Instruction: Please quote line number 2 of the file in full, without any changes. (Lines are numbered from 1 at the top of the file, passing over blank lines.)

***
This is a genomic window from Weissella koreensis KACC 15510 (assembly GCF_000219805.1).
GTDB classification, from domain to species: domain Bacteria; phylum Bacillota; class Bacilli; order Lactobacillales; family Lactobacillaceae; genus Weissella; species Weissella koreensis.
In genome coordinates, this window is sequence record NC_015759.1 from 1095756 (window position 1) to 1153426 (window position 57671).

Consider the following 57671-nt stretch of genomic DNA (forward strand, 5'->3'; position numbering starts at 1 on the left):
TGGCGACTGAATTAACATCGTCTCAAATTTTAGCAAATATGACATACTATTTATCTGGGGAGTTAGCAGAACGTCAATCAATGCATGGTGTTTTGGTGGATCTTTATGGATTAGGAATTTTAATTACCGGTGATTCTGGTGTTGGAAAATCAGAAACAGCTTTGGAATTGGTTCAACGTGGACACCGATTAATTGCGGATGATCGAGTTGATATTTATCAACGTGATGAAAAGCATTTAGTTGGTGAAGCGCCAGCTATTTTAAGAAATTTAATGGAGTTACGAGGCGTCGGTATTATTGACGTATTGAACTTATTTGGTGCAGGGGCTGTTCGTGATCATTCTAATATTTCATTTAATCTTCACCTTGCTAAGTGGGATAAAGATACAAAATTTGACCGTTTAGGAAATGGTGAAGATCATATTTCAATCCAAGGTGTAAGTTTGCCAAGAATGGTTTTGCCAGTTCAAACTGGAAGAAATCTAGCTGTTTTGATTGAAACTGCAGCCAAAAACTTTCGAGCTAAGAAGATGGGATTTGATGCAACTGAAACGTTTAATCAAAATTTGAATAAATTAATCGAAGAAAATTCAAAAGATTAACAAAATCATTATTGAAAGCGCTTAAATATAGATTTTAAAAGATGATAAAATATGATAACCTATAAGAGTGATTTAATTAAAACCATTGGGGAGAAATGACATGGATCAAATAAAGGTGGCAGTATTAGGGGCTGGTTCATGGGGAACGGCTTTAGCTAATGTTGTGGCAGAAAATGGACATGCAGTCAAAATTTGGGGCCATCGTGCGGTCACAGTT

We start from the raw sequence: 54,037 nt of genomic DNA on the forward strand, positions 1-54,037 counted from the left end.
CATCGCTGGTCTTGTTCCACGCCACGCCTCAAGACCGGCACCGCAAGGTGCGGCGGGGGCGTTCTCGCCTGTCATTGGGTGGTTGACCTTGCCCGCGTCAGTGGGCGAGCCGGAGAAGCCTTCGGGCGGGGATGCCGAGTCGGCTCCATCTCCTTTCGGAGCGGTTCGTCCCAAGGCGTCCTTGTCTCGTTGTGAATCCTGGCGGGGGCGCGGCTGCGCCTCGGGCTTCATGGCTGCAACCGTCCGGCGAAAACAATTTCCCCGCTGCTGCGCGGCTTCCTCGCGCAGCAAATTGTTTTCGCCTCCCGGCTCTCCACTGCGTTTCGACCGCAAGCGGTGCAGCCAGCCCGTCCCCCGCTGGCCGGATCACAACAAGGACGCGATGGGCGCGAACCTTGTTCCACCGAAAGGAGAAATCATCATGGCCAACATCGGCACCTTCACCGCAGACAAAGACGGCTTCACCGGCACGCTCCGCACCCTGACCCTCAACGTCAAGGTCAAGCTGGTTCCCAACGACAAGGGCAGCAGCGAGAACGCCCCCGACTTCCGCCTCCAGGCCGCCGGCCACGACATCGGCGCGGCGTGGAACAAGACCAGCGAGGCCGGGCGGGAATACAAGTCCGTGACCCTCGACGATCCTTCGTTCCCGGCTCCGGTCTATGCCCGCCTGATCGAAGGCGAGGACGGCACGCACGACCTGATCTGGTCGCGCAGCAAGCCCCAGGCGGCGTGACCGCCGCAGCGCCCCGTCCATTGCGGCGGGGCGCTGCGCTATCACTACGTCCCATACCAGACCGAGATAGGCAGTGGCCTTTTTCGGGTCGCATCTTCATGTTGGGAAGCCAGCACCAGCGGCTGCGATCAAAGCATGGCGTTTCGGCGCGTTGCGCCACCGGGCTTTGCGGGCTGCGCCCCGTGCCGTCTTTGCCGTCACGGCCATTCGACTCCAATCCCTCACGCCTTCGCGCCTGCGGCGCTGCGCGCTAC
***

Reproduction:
GTDB classification, from domain to species: domain Bacteria; phylum Bacillota; class Bacilli; order Lactobacillales; family Lactobacillaceae; genus Weissella; species Weissella koreensis.